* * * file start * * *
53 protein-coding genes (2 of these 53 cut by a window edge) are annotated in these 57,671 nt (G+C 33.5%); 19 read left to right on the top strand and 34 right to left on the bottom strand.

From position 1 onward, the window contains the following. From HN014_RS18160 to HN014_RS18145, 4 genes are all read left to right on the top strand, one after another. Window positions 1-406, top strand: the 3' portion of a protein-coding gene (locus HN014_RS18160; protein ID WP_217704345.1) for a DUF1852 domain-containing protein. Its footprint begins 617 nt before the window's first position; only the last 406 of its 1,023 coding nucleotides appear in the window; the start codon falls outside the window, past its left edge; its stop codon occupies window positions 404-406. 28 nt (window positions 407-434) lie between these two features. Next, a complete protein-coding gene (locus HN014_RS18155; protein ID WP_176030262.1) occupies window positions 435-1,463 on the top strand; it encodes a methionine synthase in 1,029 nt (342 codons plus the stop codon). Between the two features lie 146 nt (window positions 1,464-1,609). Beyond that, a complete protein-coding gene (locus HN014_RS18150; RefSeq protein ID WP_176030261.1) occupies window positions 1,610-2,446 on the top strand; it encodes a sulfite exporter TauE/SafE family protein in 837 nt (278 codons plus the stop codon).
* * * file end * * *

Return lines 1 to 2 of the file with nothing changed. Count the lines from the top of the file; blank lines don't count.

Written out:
53 protein-coding genes (2 of these 53 cut by a window edge) are annotated in these 57,671 nt (G+C 33.5%); 19 read left to right on the top strand and 34 right to left on the bottom strand.

From position 1 onward, the window contains the following. From HN014_RS18160 to HN014_RS18145, 4 genes are all read left to right on the top strand, one after another. Window positions 1-406, top strand: the 3' portion of a protein-coding gene (locus HN014_RS18160; protein ID WP_217704345.1) for a DUF1852 domain-containing protein. Its footprint begins 617 nt before the window's first position; only the last 406 of its 1,023 coding nucleotides appear in the window; the start codon falls outside the window, past its left edge; its stop codon occupies window positions 404-406. 28 nt (window positions 407-434) lie between these two features. Next, a complete protein-coding gene (locus HN014_RS18155; protein ID WP_176030262.1) occupies window positions 435-1,463 on the top strand; it encodes a methionine synthase in 1,029 nt (342 codons plus the stop codon). Between the two features lie 146 nt (window positions 1,464-1,609). Beyond that, a complete protein-coding gene (locus HN014_RS18150; RefSeq protein ID WP_176030261.1) occupies window positions 1,610-2,446 on the top strand; it encodes a sulfite exporter TauE/SafE family protein in 837 nt (278 codons plus the stop codon).